PHILADELPHIA (AP) — The School District of Philadelphia is switching gears to keep all public school students in online classes after a previous plan to return students to class two days a week drew fears and criticism from parents, teachers and administrators.
The district announced it’s revised plan for students Tuesday, which calls for online-only instruction at least through the first marking period that ends in mid-November. The district will hold a public forum on the revised plan Thursday when the school board is expected to vote.
The new plan would switch to a hybrid model of in-person and remote learning after Nov. 17 as long as the city’s Department of Health confirmed it was safe to do so, school officials said.
“These changes were not made lightly. All of the decisions we are making due to the COVID-19 pandemic are difficult ones with no obvious answers for how to account for the many, and often competing, needs of our students, staff and families,” Superintendent William Hite said in an emailed statement. “As I’ve stated many times before, this school year will be a challenge for us all, as we learn how to cope with this ‘new normal.’ And being flexible will be essential for us all.”
State officials have largely avoided issuing a one-size-fits-all directive to school districts on how or whether they should physically reopen. A superintendents group pressed the Pennsylvania Department of Health Monday for stronger guidance, saying school leaders and school boards need more help with specific safety guidance.
The Philadelphia district had sent surveys to parents and sought input for several weeks prior to issuing the plan to return to schools. But many parents and teachers still questioned whether it was safe with the increase in positive coronavirus cases and other factors like many students being asked to ride public transportation to and from school.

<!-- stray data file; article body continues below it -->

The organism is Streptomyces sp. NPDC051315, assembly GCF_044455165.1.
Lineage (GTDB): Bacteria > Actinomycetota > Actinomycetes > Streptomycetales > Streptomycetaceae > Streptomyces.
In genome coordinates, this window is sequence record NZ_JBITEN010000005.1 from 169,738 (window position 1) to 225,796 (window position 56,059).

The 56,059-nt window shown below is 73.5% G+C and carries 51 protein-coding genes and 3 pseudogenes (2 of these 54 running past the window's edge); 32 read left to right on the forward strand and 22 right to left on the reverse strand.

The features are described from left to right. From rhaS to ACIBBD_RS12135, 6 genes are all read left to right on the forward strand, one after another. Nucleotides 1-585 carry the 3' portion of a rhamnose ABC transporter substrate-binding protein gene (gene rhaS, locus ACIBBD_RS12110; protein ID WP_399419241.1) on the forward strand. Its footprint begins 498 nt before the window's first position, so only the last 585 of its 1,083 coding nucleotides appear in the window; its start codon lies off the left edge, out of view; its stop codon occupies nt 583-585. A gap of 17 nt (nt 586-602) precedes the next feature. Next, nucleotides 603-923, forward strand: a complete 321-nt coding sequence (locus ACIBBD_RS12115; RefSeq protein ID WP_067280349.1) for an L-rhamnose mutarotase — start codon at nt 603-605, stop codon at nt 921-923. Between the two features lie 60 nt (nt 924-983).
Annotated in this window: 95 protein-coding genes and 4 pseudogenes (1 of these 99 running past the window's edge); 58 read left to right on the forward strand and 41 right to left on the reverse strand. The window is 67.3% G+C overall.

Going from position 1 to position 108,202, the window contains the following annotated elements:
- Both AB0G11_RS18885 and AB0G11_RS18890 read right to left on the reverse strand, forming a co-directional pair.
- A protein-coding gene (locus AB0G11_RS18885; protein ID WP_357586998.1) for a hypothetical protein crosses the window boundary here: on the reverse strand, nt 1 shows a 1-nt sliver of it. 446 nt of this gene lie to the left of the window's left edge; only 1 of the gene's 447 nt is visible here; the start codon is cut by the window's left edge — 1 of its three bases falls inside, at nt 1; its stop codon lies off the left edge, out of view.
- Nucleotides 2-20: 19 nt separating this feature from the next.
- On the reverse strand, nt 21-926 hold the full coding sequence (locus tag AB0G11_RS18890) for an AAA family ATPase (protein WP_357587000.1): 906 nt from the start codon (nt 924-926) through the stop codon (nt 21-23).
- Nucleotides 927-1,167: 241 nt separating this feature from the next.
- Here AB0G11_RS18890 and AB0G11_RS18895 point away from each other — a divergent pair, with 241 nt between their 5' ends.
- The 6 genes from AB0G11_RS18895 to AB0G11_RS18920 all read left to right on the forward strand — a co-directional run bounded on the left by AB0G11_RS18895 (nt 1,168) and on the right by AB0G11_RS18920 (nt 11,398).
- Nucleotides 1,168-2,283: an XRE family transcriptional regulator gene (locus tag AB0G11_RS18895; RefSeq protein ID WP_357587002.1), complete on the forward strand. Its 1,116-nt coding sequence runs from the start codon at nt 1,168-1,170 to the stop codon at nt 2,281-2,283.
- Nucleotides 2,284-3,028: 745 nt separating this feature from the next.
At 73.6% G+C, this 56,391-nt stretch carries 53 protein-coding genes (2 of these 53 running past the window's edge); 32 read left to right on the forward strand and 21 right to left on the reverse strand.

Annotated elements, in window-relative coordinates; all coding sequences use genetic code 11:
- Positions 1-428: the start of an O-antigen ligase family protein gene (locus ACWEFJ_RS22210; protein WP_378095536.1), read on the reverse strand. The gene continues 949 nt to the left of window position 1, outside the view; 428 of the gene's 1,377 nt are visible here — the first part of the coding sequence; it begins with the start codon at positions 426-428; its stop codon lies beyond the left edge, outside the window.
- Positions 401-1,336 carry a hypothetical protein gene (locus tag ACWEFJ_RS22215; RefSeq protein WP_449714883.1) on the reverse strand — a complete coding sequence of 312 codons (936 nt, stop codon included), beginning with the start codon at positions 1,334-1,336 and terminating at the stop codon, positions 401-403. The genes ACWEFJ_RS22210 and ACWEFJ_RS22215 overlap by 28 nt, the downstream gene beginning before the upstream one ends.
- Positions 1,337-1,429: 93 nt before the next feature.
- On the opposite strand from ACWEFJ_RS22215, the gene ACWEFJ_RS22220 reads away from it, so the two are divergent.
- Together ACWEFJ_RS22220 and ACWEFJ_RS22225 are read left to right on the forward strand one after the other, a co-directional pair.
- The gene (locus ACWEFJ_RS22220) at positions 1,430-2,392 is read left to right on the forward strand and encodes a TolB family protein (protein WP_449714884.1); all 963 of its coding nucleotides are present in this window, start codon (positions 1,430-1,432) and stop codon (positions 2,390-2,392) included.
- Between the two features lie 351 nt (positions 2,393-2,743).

The Philadelphia Federation of Teachers issued a statement earlier Tuesday urging the district to consider online learning for now.
“Never in our lifetimes have we seen a situation like this, and there is no road map for how to navigate so many factors,” said teachers union President Jerry Jordan. “We desperately want to reopen school buildings, but unfortunately, there’s been a confluence of events–not the least of which being the virus trajectory itself–that shows that this is simply not possible.”
Under the Philadelphia district’s previous proposal, most students would have come back to schools for in-person instruction two days every week and participated in online instruction for three days. Parents also had the option of choosing all online instruction through the district’s virtual academy.
As of late last week, about 2,000 students had been registered for the online option. The deadline to register was set for August 4 and parents had to agree to keep the students online for two marking periods.
The part-time return to schools drew intense sometimes emotional testimony during a school board meeting last Thursday, where more than 100 parents, teachers and administrators called to voice concerns about the district’s ability to ensure student and employee safety. Hite withdrew the plan before the board voted.
City officials including Health Commissioner Thomas Farley had said they supported students physically returning because safety concerns needed to be weighed against the needs of students who would fair better with in-person instruction including students who speak English as a second language and those with learning disabilities that make online classes difficult.
The announcement Tuesday did not address the specific plans for those populations of students. The district said it would still work to provide laptops to students who needed them and officials were working with local businesses and legislators to find reliable internet options for those without high-speed internet at home.